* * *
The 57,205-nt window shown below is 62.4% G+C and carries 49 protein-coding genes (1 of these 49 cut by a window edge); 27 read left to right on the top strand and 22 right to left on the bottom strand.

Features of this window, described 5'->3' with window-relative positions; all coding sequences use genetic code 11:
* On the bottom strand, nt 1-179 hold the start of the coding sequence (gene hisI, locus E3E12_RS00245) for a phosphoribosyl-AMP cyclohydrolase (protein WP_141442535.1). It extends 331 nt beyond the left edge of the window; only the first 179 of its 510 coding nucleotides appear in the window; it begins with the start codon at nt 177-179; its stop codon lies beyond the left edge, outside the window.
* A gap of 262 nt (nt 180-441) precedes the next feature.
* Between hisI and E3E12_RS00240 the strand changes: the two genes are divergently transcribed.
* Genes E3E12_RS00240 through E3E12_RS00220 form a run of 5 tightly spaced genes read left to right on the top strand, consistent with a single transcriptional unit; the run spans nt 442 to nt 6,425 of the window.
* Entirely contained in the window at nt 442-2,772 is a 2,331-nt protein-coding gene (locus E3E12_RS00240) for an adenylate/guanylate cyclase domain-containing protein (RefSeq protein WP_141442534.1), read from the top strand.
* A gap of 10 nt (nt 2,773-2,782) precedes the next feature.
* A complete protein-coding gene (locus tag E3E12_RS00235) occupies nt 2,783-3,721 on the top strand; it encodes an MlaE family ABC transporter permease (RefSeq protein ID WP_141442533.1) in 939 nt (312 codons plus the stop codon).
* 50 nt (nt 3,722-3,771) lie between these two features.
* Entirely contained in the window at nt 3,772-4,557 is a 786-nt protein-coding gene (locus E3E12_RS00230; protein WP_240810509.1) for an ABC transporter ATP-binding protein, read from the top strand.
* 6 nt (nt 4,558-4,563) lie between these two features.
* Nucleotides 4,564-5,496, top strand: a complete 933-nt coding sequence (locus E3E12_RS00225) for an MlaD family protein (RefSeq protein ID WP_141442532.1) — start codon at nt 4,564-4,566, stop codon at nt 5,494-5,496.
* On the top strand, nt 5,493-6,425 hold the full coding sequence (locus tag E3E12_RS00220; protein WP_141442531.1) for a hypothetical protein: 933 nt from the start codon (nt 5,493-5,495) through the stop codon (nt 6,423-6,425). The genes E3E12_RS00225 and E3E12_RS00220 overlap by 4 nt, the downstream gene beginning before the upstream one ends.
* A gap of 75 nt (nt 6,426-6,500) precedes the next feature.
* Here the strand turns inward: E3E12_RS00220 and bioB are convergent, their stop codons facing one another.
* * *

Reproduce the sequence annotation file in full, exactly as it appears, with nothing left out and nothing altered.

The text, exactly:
The 57,205-nt window shown below is 62.4% G+C and carries 49 protein-coding genes (1 of these 49 cut by a window edge); 27 read left to right on the top strand and 22 right to left on the bottom strand.

Features of this window, described 5'->3' with window-relative positions; all coding sequences use genetic code 11:
* On the bottom strand, nt 1-179 hold the start of the coding sequence (gene hisI, locus E3E12_RS00245) for a phosphoribosyl-AMP cyclohydrolase (protein WP_141442535.1). It extends 331 nt beyond the left edge of the window; only the first 179 of its 510 coding nucleotides appear in the window; it begins with the start codon at nt 177-179; its stop codon lies beyond the left edge, outside the window.
* A gap of 262 nt (nt 180-441) precedes the next feature.
* Between hisI and E3E12_RS00240 the strand changes: the two genes are divergently transcribed.
* Genes E3E12_RS00240 through E3E12_RS00220 form a run of 5 tightly spaced genes read left to right on the top strand, consistent with a single transcriptional unit; the run spans nt 442 to nt 6,425 of the window.
* Entirely contained in the window at nt 442-2,772 is a 2,331-nt protein-coding gene (locus E3E12_RS00240) for an adenylate/guanylate cyclase domain-containing protein (RefSeq protein WP_141442534.1), read from the top strand.
* A gap of 10 nt (nt 2,773-2,782) precedes the next feature.
* A complete protein-coding gene (locus tag E3E12_RS00235) occupies nt 2,783-3,721 on the top strand; it encodes an MlaE family ABC transporter permease (RefSeq protein ID WP_141442533.1) in 939 nt (312 codons plus the stop codon).
* 50 nt (nt 3,722-3,771) lie between these two features.
* Entirely contained in the window at nt 3,772-4,557 is a 786-nt protein-coding gene (locus E3E12_RS00230; protein WP_240810509.1) for an ABC transporter ATP-binding protein, read from the top strand.
* 6 nt (nt 4,558-4,563) lie between these two features.
* Nucleotides 4,564-5,496, top strand: a complete 933-nt coding sequence (locus E3E12_RS00225) for an MlaD family protein (RefSeq protein ID WP_141442532.1) — start codon at nt 4,564-4,566, stop codon at nt 5,494-5,496.
* On the top strand, nt 5,493-6,425 hold the full coding sequence (locus tag E3E12_RS00220; protein WP_141442531.1) for a hypothetical protein: 933 nt from the start codon (nt 5,493-5,495) through the stop codon (nt 6,423-6,425). The genes E3E12_RS00225 and E3E12_RS00220 overlap by 4 nt, the downstream gene beginning before the upstream one ends.
* A gap of 75 nt (nt 6,426-6,500) precedes the next feature.
* Here the strand turns inward: E3E12_RS00220 and bioB are convergent, their stop codons facing one another.